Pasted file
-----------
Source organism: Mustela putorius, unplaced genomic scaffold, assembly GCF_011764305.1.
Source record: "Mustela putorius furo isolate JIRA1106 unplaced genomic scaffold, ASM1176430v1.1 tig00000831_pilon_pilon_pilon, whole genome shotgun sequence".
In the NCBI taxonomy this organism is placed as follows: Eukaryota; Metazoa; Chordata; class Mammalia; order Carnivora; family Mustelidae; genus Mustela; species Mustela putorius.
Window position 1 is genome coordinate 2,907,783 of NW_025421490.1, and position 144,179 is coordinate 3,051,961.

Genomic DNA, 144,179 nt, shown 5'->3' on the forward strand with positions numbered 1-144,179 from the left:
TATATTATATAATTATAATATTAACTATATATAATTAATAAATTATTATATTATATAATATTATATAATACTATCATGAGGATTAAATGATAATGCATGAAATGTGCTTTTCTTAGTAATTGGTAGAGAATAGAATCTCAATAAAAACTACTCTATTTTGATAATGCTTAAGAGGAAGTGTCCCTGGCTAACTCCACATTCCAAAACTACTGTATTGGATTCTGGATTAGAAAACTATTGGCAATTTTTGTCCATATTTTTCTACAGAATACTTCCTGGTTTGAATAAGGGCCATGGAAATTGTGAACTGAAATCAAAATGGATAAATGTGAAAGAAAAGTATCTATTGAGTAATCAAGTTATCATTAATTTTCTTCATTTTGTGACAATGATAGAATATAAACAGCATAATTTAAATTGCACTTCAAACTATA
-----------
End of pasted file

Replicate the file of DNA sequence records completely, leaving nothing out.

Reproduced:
Source organism: Mustela putorius, unplaced genomic scaffold, assembly GCF_011764305.1.
Source record: "Mustela putorius furo isolate JIRA1106 unplaced genomic scaffold, ASM1176430v1.1 tig00000831_pilon_pilon_pilon, whole genome shotgun sequence".
In the NCBI taxonomy this organism is placed as follows: Eukaryota; Metazoa; Chordata; class Mammalia; order Carnivora; family Mustelidae; genus Mustela; species Mustela putorius.
Window position 1 is genome coordinate 2,907,783 of NW_025421490.1, and position 144,179 is coordinate 3,051,961.

Genomic DNA, 144,179 nt, shown 5'->3' on the forward strand with positions numbered 1-144,179 from the left:
TATATTATATAATTATAATATTAACTATATATAATTAATAAATTATTATATTATATAATATTATATAATACTATCATGAGGATTAAATGATAATGCATGAAATGTGCTTTTCTTAGTAATTGGTAGAGAATAGAATCTCAATAAAAACTACTCTATTTTGATAATGCTTAAGAGGAAGTGTCCCTGGCTAACTCCACATTCCAAAACTACTGTATTGGATTCTGGATTAGAAAACTATTGGCAATTTTTGTCCATATTTTTCTACAGAATACTTCCTGGTTTGAATAAGGGCCATGGAAATTGTGAACTGAAATCAAAATGGATAAATGTGAAAGAAAAGTATCTATTGAGTAATCAAGTTATCATTAATTTTCTTCATTTTGTGACAATGATAGAATATAAACAGCATAATTTAAATTGCACTTCAAACTATA